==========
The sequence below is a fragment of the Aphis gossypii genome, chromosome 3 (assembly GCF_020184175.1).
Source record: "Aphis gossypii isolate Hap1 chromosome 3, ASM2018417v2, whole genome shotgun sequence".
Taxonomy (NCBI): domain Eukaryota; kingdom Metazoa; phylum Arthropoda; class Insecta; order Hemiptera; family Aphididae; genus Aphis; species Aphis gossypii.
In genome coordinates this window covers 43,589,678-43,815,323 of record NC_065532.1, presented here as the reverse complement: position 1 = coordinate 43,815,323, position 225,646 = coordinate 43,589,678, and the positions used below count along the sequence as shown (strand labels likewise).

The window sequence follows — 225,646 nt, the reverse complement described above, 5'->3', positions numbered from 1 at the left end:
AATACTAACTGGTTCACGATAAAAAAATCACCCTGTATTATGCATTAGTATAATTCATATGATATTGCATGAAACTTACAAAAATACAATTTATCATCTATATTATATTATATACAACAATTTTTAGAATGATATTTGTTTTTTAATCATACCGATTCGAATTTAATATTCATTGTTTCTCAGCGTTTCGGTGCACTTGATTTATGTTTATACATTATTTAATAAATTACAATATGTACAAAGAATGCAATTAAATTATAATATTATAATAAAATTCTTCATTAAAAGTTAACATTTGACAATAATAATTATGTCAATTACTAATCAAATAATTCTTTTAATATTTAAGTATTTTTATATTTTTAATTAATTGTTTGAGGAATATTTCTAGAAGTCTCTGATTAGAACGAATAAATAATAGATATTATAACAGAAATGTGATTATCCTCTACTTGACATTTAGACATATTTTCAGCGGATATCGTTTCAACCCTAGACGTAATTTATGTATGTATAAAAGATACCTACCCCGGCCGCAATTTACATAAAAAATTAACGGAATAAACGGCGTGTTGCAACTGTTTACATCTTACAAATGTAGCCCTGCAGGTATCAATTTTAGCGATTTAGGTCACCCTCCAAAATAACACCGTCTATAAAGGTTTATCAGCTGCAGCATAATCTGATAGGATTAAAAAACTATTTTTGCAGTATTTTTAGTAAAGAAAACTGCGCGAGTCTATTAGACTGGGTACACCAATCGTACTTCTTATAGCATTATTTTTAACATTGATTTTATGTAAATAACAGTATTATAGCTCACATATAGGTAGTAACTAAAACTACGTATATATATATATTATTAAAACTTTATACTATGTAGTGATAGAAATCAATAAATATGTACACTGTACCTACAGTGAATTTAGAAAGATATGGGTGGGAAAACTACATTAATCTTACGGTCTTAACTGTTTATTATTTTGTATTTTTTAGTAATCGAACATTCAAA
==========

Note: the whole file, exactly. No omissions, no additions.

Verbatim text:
The sequence below is a fragment of the Aphis gossypii genome, chromosome 3 (assembly GCF_020184175.1).
Source record: "Aphis gossypii isolate Hap1 chromosome 3, ASM2018417v2, whole genome shotgun sequence".
Taxonomy (NCBI): domain Eukaryota; kingdom Metazoa; phylum Arthropoda; class Insecta; order Hemiptera; family Aphididae; genus Aphis; species Aphis gossypii.
In genome coordinates this window covers 43,589,678-43,815,323 of record NC_065532.1, presented here as the reverse complement: position 1 = coordinate 43,815,323, position 225,646 = coordinate 43,589,678, and the positions used below count along the sequence as shown (strand labels likewise).

The window sequence follows — 225,646 nt, the reverse complement described above, 5'->3', positions numbered from 1 at the left end:
AATACTAACTGGTTCACGATAAAAAAATCACCCTGTATTATGCATTAGTATAATTCATATGATATTGCATGAAACTTACAAAAATACAATTTATCATCTATATTATATTATATACAACAATTTTTAGAATGATATTTGTTTTTTAATCATACCGATTCGAATTTAATATTCATTGTTTCTCAGCGTTTCGGTGCACTTGATTTATGTTTATACATTATTTAATAAATTACAATATGTACAAAGAATGCAATTAAATTATAATATTATAATAAAATTCTTCATTAAAAGTTAACATTTGACAATAATAATTATGTCAATTACTAATCAAATAATTCTTTTAATATTTAAGTATTTTTATATTTTTAATTAATTGTTTGAGGAATATTTCTAGAAGTCTCTGATTAGAACGAATAAATAATAGATATTATAACAGAAATGTGATTATCCTCTACTTGACATTTAGACATATTTTCAGCGGATATCGTTTCAACCCTAGACGTAATTTATGTATGTATAAAAGATACCTACCCCGGCCGCAATTTACATAAAAAATTAACGGAATAAACGGCGTGTTGCAACTGTTTACATCTTACAAATGTAGCCCTGCAGGTATCAATTTTAGCGATTTAGGTCACCCTCCAAAATAACACCGTCTATAAAGGTTTATCAGCTGCAGCATAATCTGATAGGATTAAAAAACTATTTTTGCAGTATTTTTAGTAAAGAAAACTGCGCGAGTCTATTAGACTGGGTACACCAATCGTACTTCTTATAGCATTATTTTTAACATTGATTTTATGTAAATAACAGTATTATAGCTCACATATAGGTAGTAACTAAAACTACGTATATATATATATTATTAAAACTTTATACTATGTAGTGATAGAAATCAATAAATATGTACACTGTACCTACAGTGAATTTAGAAAGATATGGGTGGGAAAACTACATTAATCTTACGGTCTTAACTGTTTATTATTTTGTATTTTTTAGTAATCGAACATTCAAA